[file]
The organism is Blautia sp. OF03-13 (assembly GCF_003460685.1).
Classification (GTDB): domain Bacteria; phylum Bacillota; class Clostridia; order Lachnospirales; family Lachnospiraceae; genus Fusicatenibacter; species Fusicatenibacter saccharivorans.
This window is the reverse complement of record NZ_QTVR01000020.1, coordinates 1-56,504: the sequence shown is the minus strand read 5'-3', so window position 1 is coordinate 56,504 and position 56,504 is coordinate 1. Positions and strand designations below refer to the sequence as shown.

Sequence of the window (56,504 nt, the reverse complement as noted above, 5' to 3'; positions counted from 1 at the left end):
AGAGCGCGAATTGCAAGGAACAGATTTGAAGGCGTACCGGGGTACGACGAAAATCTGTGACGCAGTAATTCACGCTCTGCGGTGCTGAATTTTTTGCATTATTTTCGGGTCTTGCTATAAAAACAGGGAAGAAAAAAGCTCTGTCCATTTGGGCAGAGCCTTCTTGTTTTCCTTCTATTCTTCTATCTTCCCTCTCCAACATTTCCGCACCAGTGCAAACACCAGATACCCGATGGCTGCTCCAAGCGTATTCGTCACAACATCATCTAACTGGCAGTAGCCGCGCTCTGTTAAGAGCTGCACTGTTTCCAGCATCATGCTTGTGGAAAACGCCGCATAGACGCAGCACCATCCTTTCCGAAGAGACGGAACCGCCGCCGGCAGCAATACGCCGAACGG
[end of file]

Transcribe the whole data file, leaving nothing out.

The organism is Blautia sp. OF03-13 (assembly GCF_003460685.1).
Classification (GTDB): domain Bacteria; phylum Bacillota; class Clostridia; order Lachnospirales; family Lachnospiraceae; genus Fusicatenibacter; species Fusicatenibacter saccharivorans.
This window is the reverse complement of record NZ_QTVR01000020.1, coordinates 1-56,504: the sequence shown is the minus strand read 5'-3', so window position 1 is coordinate 56,504 and position 56,504 is coordinate 1. Positions and strand designations below refer to the sequence as shown.

Sequence of the window (56,504 nt, the reverse complement as noted above, 5' to 3'; positions counted from 1 at the left end):
AGAGCGCGAATTGCAAGGAACAGATTTGAAGGCGTACCGGGGTACGACGAAAATCTGTGACGCAGTAATTCACGCTCTGCGGTGCTGAATTTTTTGCATTATTTTCGGGTCTTGCTATAAAAACAGGGAAGAAAAAAGCTCTGTCCATTTGGGCAGAGCCTTCTTGTTTTCCTTCTATTCTTCTATCTTCCCTCTCCAACATTTCCGCACCAGTGCAAACACCAGATACCCGATGGCTGCTCCAAGCGTATTCGTCACAACATCATCTAACTGGCAGTAGCCGCGCTCTGTTAAGAGCTGCACTGTTTCCAGCATCATGCTTGTGGAAAACGCCGCATAGACGCAGCACCATCCTTTCCGAAGAGACGGAACCGCCGCCGGCAGCAATACGCCGAACGG